California Riding Magazine • July, 2012

Horsey Heritage
London's equestrian legacy enhances its Olympic role.

by Nan Meek

Carriages from the Royal Mews are a familiar sight on London streets, part of Her Majesty the Queen's Diamond Jubilee festivities in addition to routine duties carrying ambassadors when they present their credentials to the Queen, among other duties. Photo: Vicky Carrington

Are you heading for London this summer for the Olympics? Wondering what to do in the days between your ticketed events? Read on for our guide to equestrian locations around London where you can enjoy a unique experience of London's equestrian legacy.

(Note to summer stay-at-homes: You can have just as much, or perhaps more, fun at any of these locations before or after the Summer Games. File this article under: "Future Vacations")

Nobody appreciates horses more than the British, and is it any wonder? Just look at their monarch, Queen Elizabeth II, who never appears happier than when she is around horses. Celebrating her Diamond Jubilee (60 years on the throne to date), Her Highness comes from a long line of horse lovers, a trait shared by many of her subjects as well as their ancestors.

Waddesdon Manor's grand stables no longer house horses, instead offering a courtyard and tea room for visitor refreshment, art exhibit spaces, and shops featuring horsey books, puzzles, and model horses for young visitors to take home. Photo: Nan Meek

London's equestrian legacy is reflected in its heritage stables, some still in use as stables today, others repurposed for changing needs over time.

At Buckingham Palace, home of the Queen, the stables are nothing short of impressive. The Royal Mews, as they are known, are located at the bottom of the Palace gardens, and open to the public almost daily. Tours last 45 minutes to an hour, and include guides who are happy to talk about the royal horses and carriages, history of the mews, and more.

Another aspect of royal life connected with horses showed up at Kensington Palace, home of Prince William and his wife Catherine, Duchess of Cambridge, when they are in London, and other famous royal family members. Kensington Palace has recently been opened to the public, where out the back windows a view of Hyde Park stretches into the distance.

Open to the public for the first time, Kensington Palace offers views of Hyde Park as well as the Palace gardens from its windows, as well as breathtakingly beautiful installations that portray life within its walls from early days to modern times. Photo: Vicky Carrington

Hyde Park comprises a beautifully landscaped 350 acres of parkland, including manicured gardens, swathes of green lawn, and the famous Rotten Row bridle path, where the social elite took their exercise and gossip in equal measure during days gone by. Now, anyone who cares to rent a horse can follow in those bygone hoofprints.

If a stirrup cup is more to your taste than an actual trot down Rotten Row, Stables Bar at the luxurious The Milestone Hotel is just across the street from Kensington Palace. A split-level bar named for its original use as a carriage house, Stables Bar takes visitors back in time with an equestrian theme perfect, for instance, for the equestrian spouse who may need fortification for upcoming equestrian spectator duties.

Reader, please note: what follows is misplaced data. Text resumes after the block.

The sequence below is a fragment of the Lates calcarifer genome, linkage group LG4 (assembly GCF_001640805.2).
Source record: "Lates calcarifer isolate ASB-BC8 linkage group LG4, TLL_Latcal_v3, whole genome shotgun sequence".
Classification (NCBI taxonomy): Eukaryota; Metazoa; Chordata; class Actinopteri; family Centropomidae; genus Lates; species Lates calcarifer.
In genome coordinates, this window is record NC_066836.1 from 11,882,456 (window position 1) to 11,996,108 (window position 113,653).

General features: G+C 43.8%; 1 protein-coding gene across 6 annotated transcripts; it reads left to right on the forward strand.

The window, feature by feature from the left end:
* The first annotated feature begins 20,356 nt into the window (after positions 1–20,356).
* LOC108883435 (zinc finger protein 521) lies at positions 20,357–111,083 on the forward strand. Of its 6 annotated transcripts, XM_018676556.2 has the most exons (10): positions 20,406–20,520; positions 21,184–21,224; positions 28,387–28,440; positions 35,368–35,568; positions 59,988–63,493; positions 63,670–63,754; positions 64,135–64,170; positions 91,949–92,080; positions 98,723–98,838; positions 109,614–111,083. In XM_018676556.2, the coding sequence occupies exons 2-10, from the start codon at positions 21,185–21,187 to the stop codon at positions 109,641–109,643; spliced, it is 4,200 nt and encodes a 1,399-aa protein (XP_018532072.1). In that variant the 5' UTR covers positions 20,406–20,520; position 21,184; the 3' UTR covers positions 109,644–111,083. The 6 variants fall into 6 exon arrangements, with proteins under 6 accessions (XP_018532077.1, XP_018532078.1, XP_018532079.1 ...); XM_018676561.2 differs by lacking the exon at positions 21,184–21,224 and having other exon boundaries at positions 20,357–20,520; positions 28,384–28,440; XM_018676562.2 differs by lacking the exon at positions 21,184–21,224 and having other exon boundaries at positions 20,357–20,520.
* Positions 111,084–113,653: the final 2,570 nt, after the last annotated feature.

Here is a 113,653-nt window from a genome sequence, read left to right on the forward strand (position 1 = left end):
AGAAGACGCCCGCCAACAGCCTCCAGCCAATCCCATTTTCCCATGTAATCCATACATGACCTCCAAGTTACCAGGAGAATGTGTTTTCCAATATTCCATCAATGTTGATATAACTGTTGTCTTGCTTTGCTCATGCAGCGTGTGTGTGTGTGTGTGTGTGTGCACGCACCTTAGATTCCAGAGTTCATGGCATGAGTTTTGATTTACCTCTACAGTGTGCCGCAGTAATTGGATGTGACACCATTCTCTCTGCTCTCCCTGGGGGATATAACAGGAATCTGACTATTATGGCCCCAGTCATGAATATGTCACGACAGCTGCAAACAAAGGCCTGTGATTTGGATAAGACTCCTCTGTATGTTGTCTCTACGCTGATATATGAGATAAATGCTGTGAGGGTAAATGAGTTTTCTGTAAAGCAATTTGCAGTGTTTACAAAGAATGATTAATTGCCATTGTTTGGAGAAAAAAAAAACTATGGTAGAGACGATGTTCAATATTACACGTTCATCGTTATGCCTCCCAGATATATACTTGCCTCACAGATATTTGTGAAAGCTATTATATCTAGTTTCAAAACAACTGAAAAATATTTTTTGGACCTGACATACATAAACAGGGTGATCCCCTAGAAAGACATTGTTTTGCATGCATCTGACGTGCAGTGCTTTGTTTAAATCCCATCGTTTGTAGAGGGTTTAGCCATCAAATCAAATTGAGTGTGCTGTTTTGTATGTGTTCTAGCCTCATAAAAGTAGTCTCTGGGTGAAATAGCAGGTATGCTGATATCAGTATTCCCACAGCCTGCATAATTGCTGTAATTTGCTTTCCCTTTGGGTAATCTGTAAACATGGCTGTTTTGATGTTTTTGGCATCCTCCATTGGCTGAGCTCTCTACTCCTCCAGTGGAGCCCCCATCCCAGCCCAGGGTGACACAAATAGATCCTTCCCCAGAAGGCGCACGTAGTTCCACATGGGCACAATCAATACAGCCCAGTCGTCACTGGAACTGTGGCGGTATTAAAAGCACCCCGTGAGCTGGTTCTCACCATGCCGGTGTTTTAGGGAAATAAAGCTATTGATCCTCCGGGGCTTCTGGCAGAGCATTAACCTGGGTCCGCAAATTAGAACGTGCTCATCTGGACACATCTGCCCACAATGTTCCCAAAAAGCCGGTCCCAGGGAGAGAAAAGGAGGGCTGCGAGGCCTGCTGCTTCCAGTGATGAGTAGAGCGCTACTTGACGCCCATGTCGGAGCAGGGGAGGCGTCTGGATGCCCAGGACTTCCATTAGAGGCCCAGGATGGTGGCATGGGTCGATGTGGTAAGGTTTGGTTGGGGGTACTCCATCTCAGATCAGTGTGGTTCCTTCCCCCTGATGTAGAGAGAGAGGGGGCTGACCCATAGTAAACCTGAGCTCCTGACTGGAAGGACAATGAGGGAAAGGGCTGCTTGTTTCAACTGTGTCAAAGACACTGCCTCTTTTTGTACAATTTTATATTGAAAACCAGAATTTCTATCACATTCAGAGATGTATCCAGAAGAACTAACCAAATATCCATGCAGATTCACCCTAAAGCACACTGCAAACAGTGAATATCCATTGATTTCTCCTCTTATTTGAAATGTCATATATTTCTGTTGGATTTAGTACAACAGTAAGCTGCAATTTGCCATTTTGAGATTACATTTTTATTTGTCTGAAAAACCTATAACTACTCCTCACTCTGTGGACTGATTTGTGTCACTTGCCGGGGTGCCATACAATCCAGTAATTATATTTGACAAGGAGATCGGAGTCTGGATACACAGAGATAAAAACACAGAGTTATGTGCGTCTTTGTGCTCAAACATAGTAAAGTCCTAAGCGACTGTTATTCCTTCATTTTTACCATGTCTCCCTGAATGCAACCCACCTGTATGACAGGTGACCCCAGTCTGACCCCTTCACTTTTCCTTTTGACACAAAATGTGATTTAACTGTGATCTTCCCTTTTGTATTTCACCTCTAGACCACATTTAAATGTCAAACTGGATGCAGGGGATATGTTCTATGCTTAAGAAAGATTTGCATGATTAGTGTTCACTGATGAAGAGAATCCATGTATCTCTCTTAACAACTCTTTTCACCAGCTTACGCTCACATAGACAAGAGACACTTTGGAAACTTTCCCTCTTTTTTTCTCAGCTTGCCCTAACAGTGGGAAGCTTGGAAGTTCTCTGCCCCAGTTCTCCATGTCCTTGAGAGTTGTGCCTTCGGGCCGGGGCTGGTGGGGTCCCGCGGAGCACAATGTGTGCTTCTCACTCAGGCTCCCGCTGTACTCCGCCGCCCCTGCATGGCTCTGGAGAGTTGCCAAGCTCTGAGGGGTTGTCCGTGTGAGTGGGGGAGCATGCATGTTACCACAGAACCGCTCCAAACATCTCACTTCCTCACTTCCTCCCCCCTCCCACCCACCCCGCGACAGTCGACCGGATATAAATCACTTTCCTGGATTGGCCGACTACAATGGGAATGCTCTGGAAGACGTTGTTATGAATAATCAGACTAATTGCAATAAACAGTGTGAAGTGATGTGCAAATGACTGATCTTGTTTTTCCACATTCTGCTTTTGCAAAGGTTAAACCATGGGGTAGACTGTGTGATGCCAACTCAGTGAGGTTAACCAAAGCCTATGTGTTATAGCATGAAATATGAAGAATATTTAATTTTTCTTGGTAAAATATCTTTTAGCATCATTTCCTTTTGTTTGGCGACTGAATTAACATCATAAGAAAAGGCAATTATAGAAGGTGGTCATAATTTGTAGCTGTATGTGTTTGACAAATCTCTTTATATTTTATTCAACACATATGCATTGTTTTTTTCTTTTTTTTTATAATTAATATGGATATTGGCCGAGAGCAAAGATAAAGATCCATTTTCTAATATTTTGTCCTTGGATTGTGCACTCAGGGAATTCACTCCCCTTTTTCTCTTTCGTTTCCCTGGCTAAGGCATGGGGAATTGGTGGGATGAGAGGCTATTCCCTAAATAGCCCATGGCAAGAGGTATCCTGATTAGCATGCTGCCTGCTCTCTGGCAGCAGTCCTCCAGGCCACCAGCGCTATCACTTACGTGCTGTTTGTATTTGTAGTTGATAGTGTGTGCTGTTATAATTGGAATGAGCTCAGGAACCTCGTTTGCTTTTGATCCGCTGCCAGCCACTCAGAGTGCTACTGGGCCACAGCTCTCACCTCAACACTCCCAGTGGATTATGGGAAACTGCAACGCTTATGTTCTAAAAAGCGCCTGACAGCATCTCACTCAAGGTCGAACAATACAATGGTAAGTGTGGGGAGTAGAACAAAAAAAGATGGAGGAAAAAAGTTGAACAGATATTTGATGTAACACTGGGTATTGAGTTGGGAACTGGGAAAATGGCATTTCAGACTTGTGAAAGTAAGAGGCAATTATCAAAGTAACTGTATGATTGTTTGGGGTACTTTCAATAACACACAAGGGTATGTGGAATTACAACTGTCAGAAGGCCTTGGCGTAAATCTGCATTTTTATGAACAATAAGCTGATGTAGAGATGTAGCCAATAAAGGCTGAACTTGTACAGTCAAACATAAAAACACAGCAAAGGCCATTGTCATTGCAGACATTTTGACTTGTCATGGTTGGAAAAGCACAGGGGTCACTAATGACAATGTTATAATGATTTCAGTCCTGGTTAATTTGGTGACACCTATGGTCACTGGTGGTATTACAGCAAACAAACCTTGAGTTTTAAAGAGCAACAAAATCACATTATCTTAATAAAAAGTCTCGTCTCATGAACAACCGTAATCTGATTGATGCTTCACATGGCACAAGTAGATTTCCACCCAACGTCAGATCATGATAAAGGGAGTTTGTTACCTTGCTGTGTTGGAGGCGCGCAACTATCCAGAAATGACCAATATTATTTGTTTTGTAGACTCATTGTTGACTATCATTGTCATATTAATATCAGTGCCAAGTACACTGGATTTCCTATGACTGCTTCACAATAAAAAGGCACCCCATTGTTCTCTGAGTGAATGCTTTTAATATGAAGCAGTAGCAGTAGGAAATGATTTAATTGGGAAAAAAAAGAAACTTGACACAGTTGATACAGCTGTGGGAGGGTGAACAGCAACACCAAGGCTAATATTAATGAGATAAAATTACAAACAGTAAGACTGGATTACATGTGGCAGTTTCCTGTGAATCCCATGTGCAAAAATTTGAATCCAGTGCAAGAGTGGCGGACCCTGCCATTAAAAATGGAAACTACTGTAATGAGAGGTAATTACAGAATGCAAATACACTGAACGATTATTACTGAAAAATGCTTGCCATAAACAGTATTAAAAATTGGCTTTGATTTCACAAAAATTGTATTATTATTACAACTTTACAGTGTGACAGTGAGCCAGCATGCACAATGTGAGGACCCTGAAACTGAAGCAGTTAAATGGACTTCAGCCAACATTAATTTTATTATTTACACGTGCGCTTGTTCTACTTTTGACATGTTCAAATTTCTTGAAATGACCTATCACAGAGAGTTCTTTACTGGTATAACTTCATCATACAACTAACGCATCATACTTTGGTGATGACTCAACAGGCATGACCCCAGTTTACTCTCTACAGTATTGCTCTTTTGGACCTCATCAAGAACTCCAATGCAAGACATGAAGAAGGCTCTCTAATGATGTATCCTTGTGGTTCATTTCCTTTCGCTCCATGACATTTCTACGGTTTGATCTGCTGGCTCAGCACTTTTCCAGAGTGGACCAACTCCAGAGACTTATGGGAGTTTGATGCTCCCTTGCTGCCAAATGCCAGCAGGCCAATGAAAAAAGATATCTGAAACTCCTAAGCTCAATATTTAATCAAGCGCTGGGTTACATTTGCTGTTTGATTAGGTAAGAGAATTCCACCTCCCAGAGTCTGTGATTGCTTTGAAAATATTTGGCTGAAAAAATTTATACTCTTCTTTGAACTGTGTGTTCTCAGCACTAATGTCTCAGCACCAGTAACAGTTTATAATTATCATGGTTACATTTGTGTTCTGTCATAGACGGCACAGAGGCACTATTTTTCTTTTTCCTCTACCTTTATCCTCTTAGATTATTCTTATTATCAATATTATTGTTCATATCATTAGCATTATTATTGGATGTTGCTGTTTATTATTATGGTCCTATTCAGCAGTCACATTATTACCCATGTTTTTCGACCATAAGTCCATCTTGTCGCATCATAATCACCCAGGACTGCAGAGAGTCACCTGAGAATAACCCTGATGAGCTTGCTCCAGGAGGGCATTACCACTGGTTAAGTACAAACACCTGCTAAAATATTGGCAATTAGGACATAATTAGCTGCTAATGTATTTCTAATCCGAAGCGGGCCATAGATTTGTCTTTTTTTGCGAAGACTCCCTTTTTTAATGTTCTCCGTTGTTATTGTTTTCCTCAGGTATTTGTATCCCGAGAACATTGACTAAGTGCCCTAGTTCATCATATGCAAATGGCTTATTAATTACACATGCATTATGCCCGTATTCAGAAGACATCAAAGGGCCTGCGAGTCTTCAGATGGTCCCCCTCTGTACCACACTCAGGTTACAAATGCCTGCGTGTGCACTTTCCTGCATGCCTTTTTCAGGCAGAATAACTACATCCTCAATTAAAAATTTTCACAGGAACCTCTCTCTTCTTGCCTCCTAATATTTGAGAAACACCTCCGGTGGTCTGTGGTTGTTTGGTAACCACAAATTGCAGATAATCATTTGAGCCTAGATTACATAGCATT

Many of London's stables have been repurposed for modern use, including the aptly named Stables Bar (formerly a carriage house) in The Milestone Hotel across the street from Kensington Palace. Stable lads would approve. Photo: Vicky Carrington

The artistocracy also had a love affair with horses, using their vast fortunes to build stables that complemented their stately country homes. Two of these stately homes are within approximately an hour's drive of London, and show innovative uses for these monuments to equine luxury.

Audley End was one of the greatest houses of Jacobean England, with foundations that date back to a 12th Century monastery. House and stables were adapted over the centuries to the needs of its owners, and today the stables house an exhibition on the estate in the 1880s. History interpreters present equestrian demonstrations of sidesaddle riding, multimedia shows bring to life stable workers describing their daily routines, and very good-natured live horses allow the public close for a pet and a nicker.

Stately homes, many a day's carriage ride or an hour's car drive from London, possessed equally stately stables. In the grand stables at Audley End House, this display shows the riding habit and sidesaddle typical of an 1880s equestrienne. Photo: Nan Meek

At opulent Waddesdon Manor, the grand stable, laid out around a central courtyard that sports a modern and comfortable tearoom tent, takes a different approach to reconciling modern life with equestrian heritage. Art exhibits from magnificent permanent statuary to traveling modern art installations attract some, while tea and shopping draw families with children who happily scamper around the stables, climb the bronze horse, and take home horsey books, puzzles and model horses from the stable shops.

That's just a short introduction to London's equestrian legacy, which will soon add the 2012 Olympic Games to its place in the history books. There's much more to see and experience … but then, that leaves you something to explore and discover on your own.
(Note to summer 2012 visitors: Be prepared for traffic and crowds. Visit this website link for the inside scoop about getting around central London: Another good resource is:

Cheers to London – enjoy!

When Nan Meek is not exploring stables past and present, here and abroad, she works as a partner in Dark Horse Media Biz, providing marketing, public relations and communications to equestrian businesses.